I still drank heavily about 4 nights a week, although by this point I had moved onto pints of cider as my choice tipple and cheesy chips smothered in ketchup and mayonnaise were my after a night out essential.
The uni was a 20 minute walk from our house, as were the town and supermarkets, so I walked a minimum of 40 minutes every day and often for an hour and half or more. I occasionally went to the gym, but hated being stuck inside and much preferred to head out and walk new places. I am and always have been a get-on-the-dancefloor type of girl though and love spending the night dancing. I also joined the University riding club and was spending a couple of hours each week out on the equestrian cross-country course practicing my jumping technique and ‘scary’ fences like benches and drops. It was a lot of fun. Despite not eating very healthily, I did lose a lot of weight during my second and third years at uni.
Not technically uni years, but I was still living in my uni town as Dan had another year of his course to go. By this point I had discovered blueberry porridge packets and had one every day for breakfast. My lunch was normally a cheese salad roll or similar and tea would be either eaten at Dan’s (throw in the oven wedges and pizza/burger), out (usually a salad) or a shared healthy meal with my housemates. Finally, I was eating three real meals a day! I was at my smallest adult weight here, weighing just over 10 stone. I felt that I was fairly healthy at the time. By November of year 4 I was working as a manager at Frankie & Benny’s, and this meant blueberry porridge in the morning, followed by a Frankies dish mid afternoon. I often threw together my own mixed salads whilst at the restaurant, topped with marinara sauce and a slice of the staff pizza for a late night dinner whilst working on the closedown. The restaurant was a 40 minute walk from my house, so I easily walked at least 90 minutes a day, as well as the majority of my 12+ hour shifts spent on my feet at Frankies six days of the week.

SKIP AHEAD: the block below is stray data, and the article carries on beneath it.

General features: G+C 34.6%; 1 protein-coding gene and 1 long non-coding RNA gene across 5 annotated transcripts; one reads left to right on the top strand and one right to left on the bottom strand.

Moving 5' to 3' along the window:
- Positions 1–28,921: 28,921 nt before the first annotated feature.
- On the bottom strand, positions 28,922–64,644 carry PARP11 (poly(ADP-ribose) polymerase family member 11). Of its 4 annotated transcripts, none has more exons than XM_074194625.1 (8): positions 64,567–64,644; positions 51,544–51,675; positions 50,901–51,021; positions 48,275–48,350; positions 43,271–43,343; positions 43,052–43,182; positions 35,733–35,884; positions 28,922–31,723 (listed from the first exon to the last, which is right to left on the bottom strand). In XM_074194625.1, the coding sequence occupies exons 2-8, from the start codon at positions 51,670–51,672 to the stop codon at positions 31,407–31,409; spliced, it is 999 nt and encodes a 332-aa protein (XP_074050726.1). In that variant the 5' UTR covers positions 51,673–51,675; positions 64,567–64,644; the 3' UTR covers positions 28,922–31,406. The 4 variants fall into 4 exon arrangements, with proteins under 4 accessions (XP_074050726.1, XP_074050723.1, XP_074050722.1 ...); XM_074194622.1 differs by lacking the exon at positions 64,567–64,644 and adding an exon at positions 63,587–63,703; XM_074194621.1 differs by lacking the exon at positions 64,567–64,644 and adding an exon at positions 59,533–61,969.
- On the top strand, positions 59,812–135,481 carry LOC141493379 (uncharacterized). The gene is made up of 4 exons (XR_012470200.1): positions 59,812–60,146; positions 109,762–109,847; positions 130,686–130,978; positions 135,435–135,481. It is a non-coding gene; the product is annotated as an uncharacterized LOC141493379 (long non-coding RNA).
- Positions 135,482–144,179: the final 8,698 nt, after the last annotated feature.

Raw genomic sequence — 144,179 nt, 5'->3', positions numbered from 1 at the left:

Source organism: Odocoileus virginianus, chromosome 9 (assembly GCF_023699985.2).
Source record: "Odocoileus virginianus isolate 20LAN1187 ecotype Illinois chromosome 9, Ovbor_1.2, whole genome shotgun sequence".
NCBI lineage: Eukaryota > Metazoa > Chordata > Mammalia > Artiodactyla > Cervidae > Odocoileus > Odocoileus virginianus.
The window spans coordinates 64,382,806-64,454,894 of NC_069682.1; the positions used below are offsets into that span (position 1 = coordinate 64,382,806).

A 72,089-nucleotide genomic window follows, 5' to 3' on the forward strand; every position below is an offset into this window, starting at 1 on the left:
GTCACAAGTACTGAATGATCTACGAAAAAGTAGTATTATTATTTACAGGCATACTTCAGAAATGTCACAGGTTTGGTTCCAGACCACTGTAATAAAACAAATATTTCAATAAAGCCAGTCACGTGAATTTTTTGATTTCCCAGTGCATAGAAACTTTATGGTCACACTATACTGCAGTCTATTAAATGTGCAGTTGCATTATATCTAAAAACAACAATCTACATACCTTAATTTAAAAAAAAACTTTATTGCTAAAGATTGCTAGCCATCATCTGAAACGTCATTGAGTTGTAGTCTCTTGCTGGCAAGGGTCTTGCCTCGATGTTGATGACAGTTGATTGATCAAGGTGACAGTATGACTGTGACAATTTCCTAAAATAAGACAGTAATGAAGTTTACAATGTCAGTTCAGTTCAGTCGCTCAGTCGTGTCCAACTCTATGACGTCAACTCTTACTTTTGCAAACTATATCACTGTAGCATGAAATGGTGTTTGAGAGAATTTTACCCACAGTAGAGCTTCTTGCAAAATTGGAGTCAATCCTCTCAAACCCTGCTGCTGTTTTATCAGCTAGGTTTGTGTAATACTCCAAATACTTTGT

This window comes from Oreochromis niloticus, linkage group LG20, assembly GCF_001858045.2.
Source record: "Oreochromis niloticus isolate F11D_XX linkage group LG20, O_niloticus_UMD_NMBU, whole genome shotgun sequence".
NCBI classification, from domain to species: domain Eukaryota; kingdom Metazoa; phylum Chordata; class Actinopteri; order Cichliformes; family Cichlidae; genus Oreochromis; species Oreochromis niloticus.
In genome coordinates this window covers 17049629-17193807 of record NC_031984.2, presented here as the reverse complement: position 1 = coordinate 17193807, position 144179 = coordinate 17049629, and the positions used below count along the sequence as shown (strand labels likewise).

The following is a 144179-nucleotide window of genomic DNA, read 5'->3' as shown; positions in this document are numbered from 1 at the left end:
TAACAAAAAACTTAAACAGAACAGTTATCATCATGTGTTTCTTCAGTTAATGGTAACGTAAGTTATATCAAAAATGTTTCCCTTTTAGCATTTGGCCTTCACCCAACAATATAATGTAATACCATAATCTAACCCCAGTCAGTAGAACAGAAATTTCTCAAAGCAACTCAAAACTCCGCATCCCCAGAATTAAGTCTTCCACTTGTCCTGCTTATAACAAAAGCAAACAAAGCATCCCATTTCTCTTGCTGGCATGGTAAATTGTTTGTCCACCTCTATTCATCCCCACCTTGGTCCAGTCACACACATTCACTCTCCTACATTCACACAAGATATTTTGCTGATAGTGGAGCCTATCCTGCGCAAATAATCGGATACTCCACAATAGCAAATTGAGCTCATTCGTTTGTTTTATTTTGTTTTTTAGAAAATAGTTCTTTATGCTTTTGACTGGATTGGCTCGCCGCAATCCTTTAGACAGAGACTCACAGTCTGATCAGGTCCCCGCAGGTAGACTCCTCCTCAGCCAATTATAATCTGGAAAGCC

I got into some ab work, completing several hundred crunches several days of the week and continued dancing on my nights off, although I was consuming much less alcohol by this point. I also went on a little jog (literally only 15 minutes a time!) on each day off and I loved the way it made me feel afterwards. This was the very beginning of my healthy living lifestyle.
So, there is my little What I ate at uni edition post! I wish I had learnt about healthy living much sooner on and about how much better it could make my body feel. To my knowledge there was no real information freely available to us at university, when the majority of students were in a similar situation – moving out of home and fending for themselves for the first time. I absolutely adored my uni years and the friends I made and shared the good times with, but I am also very happy to have matured and gotten to where I am today.
When you first moved out of home, did you manage to live healthily?
If you went to uni, did you find information about healthy living freely available?